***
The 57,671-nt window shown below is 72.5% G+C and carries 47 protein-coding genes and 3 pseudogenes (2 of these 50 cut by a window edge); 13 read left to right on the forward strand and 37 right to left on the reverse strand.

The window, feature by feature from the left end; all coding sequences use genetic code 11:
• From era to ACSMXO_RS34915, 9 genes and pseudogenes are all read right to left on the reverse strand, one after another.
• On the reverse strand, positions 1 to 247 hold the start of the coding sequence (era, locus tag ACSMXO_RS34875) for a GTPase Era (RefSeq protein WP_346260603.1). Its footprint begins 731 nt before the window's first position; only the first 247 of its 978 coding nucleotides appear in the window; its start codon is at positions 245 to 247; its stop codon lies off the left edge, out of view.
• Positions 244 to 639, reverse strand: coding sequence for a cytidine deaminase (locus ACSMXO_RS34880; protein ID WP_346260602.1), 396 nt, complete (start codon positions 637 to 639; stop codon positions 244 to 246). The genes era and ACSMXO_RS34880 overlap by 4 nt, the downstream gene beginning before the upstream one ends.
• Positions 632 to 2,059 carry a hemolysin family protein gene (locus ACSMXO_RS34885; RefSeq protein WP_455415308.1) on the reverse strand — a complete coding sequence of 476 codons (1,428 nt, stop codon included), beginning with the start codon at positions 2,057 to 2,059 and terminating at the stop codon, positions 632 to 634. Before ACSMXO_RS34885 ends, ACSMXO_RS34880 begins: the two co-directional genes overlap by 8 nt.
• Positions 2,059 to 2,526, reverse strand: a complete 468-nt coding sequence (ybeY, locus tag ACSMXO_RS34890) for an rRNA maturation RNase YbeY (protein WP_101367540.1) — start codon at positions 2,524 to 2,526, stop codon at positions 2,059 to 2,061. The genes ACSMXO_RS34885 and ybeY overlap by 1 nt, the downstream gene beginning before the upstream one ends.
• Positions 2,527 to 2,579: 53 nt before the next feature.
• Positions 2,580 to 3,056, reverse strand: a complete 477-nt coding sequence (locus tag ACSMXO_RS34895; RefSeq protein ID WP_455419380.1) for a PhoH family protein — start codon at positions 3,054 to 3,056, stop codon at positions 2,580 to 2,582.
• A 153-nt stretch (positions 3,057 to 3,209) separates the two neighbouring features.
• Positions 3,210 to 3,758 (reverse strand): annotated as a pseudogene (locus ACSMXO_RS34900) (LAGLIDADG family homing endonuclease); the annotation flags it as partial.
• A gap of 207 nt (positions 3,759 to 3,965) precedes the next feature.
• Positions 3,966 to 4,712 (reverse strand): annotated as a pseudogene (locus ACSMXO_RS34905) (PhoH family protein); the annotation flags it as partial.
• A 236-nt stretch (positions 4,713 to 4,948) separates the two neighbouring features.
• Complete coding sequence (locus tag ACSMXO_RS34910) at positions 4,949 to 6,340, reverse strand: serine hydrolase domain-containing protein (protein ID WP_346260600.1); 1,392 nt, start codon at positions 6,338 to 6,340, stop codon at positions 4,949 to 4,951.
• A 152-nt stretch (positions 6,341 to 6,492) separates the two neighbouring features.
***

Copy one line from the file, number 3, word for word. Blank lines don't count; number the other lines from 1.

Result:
• From era to ACSMXO_RS34915, 9 genes and pseudogenes are all read right to left on the reverse strand, one after another.